Proponents of a 232 percent increase in the tipped minimum wage claim to have employees’ best interests in mind. But what if employees don’t want the “change” they’re offering?
A new television commercial features three restaurant servers from the Washington, DC, metropolitan area who oppose a dramatic tipped wage hike. All three earn more than $20 an hour in tips on average–and all three are concerned that a tipped wage hike could reduce opportunities in an industry they enjoy working in.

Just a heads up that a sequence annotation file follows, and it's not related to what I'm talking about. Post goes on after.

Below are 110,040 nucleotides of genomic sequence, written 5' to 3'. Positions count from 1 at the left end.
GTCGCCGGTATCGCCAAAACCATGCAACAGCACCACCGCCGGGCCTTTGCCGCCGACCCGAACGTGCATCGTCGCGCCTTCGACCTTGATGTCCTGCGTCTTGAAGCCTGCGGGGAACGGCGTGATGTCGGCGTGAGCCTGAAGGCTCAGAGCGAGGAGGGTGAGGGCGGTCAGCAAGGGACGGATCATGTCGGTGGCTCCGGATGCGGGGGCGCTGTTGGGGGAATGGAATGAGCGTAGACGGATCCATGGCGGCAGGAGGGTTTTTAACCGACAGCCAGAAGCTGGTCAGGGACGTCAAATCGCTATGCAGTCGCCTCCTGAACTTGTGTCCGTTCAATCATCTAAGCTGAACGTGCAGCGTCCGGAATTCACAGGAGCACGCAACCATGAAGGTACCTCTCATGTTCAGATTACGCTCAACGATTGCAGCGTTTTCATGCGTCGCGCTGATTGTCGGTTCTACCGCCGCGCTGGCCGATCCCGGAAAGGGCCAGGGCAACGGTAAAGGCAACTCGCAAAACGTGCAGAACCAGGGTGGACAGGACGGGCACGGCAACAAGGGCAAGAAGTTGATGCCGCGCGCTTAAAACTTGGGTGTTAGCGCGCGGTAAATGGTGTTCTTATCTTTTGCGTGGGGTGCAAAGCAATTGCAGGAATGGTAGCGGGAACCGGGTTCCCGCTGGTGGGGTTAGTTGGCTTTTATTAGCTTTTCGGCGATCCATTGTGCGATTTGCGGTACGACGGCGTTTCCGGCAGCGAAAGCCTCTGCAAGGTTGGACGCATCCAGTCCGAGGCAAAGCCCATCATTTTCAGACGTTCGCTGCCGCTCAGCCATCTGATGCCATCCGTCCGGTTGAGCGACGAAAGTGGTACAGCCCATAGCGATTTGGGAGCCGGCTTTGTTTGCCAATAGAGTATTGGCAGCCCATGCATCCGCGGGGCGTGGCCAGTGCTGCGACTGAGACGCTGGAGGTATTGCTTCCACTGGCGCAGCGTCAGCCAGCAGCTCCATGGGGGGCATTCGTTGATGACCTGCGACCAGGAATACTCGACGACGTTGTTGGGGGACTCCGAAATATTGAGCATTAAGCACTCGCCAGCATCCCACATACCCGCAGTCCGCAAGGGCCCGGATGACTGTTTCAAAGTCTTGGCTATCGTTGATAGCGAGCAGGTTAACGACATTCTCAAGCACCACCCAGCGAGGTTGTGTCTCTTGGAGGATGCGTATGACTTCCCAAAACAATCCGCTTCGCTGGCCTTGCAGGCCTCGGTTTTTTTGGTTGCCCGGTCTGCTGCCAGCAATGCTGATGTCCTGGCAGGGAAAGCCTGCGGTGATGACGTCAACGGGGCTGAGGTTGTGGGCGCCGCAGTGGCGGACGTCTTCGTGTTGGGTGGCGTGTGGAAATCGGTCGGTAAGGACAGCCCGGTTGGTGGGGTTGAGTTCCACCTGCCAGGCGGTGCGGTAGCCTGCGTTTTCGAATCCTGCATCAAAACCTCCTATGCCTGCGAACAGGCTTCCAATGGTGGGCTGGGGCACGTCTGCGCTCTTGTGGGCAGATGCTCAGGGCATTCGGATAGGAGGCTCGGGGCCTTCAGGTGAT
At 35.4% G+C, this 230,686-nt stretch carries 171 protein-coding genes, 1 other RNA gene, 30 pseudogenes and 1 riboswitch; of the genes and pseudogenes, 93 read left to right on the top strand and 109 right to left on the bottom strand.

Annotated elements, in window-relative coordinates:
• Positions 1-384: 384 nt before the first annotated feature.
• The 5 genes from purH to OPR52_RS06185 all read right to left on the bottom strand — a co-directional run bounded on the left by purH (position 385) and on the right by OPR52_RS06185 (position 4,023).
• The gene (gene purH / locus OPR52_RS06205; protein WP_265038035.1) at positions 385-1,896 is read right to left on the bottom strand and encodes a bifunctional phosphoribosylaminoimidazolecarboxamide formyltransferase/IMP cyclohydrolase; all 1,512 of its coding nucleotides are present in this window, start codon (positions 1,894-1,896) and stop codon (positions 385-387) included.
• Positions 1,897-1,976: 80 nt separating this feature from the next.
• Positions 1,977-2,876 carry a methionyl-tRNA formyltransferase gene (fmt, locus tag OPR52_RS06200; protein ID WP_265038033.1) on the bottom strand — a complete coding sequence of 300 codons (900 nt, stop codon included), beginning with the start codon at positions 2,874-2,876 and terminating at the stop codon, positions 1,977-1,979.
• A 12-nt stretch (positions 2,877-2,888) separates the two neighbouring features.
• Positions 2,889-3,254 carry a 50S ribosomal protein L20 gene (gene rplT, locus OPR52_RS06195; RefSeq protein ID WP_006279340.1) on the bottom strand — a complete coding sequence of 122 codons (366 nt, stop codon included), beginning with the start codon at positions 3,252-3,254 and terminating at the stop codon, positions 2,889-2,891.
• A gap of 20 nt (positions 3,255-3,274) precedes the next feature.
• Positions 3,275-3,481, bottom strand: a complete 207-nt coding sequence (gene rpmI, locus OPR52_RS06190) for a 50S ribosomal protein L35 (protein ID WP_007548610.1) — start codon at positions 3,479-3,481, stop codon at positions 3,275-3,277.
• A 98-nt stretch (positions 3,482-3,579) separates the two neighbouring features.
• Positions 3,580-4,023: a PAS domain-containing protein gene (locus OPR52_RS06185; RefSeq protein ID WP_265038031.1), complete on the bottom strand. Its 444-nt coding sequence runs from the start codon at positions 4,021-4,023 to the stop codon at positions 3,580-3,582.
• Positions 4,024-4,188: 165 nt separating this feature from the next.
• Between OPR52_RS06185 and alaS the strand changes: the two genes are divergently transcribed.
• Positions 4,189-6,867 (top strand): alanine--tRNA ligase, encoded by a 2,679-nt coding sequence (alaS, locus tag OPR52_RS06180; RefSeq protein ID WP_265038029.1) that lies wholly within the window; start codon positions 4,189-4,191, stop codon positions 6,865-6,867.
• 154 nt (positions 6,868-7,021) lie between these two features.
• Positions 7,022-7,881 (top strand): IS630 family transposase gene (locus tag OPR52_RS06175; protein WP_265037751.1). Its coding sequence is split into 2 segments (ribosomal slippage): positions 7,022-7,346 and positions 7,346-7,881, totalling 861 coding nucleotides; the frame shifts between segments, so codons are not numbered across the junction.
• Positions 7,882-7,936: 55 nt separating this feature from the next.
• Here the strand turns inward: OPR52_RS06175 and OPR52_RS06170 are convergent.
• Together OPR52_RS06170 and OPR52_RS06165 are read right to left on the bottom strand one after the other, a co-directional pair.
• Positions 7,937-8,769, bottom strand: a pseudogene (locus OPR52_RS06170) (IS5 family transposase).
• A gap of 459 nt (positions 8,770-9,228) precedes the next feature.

These three employees aren’t isolated in their opinions: In a recent Google Consumer Survey of 5,000 people who reported working in a restaurant and earning tip income, nearly 70 percent reported that they’d oppose even a $15 minimum wage if it upset the tipping status quo.
It’s not just the employees who oppose these changes–customers dislike them, too. We used Google Consumer Survey to ask 500 people if they’d support a new compensation system at restaurants where their meal was more expensive but they weren’t expected to tip. (This is one of a few likely consequences should the tipped wage be increased.) Over 80 percent said they preferred the status quo.
To recap: Employees don’t want the change or need the change, and neither do customers. Why are we talking about this again?